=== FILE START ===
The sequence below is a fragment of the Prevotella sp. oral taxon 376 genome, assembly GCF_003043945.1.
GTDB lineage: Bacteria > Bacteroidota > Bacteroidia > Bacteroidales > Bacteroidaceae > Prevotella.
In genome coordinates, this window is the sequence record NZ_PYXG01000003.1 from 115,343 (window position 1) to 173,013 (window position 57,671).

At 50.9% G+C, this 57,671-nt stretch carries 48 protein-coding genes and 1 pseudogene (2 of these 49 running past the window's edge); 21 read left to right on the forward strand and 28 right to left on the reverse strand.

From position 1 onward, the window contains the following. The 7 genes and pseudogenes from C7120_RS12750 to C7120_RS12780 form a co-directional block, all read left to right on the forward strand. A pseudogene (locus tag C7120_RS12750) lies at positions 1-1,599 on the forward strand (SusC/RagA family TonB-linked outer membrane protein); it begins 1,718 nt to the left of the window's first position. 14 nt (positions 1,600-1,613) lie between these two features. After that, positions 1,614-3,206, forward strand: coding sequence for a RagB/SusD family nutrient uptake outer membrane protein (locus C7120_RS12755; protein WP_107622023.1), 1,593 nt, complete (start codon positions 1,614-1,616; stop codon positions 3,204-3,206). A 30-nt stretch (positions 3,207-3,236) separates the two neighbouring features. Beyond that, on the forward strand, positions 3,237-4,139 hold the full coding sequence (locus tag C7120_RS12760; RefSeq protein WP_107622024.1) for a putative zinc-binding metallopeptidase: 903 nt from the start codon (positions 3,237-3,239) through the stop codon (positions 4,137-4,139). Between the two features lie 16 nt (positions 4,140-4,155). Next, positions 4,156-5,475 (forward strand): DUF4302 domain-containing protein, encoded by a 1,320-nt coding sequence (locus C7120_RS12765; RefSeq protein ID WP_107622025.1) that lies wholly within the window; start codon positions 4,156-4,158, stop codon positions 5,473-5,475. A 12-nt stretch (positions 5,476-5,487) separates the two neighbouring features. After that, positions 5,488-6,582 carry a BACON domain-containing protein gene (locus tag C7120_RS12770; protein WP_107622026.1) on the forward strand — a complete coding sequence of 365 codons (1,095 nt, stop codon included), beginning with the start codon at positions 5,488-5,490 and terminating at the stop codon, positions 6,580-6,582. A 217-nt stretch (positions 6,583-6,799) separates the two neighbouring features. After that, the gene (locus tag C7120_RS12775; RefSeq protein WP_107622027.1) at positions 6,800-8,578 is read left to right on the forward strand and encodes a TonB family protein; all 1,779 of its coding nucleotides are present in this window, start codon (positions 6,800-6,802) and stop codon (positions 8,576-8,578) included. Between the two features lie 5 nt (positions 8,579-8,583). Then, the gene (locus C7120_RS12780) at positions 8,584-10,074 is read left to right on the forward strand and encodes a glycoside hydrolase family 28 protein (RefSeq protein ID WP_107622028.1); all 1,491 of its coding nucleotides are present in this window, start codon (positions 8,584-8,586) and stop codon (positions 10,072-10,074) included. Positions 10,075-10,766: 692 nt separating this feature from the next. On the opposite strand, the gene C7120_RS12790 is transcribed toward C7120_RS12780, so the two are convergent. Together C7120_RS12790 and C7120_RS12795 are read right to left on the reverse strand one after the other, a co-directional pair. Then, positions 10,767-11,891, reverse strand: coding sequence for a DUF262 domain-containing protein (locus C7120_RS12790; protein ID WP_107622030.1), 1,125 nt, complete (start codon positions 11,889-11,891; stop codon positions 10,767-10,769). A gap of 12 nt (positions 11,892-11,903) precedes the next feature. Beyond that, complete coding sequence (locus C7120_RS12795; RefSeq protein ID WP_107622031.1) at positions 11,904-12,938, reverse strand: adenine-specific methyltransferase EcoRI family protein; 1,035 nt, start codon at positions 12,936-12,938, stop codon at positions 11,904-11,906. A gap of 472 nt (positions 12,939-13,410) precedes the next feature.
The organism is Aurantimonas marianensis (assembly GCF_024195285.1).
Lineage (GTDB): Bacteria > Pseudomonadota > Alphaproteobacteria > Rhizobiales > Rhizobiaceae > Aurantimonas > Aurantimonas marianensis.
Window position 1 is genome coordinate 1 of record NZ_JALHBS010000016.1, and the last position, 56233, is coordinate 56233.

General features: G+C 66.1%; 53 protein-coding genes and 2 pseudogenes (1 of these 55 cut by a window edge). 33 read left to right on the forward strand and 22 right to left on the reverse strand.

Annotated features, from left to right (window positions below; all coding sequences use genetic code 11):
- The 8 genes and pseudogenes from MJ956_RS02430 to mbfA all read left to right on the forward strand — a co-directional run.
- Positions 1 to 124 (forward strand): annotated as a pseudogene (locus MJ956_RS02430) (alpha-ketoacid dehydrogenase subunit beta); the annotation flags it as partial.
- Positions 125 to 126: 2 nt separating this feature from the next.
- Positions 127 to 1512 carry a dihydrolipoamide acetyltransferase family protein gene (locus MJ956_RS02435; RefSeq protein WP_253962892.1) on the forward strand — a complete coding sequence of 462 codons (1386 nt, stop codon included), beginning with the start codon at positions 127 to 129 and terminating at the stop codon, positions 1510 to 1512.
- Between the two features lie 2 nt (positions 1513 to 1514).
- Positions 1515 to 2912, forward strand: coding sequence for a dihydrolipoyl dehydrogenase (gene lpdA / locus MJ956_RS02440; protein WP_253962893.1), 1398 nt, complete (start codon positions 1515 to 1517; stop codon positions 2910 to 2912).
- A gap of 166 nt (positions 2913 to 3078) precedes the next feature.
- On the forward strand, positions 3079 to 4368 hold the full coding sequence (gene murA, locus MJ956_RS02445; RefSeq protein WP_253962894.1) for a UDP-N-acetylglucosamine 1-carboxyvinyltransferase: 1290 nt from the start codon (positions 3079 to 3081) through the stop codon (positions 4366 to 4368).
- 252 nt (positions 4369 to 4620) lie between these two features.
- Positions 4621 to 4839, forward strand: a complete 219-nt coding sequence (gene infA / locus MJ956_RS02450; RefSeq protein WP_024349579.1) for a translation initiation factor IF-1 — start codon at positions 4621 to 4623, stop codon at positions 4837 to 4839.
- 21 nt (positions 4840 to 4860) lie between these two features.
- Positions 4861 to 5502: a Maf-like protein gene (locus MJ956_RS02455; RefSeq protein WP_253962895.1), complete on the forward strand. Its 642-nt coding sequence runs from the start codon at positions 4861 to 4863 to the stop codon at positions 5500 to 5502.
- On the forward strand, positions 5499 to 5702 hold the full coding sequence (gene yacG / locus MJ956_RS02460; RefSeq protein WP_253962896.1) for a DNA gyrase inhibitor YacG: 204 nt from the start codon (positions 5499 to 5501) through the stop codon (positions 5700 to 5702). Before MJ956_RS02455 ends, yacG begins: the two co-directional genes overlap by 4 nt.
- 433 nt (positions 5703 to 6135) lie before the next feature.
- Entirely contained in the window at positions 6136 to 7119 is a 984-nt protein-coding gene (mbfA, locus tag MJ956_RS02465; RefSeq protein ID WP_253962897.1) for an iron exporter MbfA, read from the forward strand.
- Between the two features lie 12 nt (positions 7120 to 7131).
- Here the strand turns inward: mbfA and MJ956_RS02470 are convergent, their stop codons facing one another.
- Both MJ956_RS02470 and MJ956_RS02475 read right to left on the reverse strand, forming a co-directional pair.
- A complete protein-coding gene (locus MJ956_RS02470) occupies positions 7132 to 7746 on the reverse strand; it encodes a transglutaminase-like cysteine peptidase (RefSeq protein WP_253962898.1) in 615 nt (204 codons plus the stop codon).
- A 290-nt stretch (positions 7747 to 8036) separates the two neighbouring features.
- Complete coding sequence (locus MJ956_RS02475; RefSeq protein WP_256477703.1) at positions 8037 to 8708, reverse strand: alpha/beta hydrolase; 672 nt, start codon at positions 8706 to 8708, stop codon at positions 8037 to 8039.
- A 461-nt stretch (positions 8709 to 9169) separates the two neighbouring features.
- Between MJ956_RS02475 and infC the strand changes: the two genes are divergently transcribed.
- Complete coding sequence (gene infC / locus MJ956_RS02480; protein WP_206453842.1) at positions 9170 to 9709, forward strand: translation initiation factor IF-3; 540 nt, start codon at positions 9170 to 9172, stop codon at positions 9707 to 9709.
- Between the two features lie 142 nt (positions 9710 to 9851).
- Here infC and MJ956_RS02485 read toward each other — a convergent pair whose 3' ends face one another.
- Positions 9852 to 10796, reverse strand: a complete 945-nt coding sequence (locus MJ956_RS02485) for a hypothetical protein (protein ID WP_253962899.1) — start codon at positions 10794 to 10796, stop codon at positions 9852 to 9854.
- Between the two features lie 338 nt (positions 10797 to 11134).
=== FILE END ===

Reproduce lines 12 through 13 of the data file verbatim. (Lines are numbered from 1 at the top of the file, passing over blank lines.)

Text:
- Positions 1 to 124 (forward strand): annotated as a pseudogene (locus MJ956_RS02430) (alpha-ketoacid dehydrogenase subunit beta); the annotation flags it as partial.
- Positions 125 to 126: 2 nt separating this feature from the next.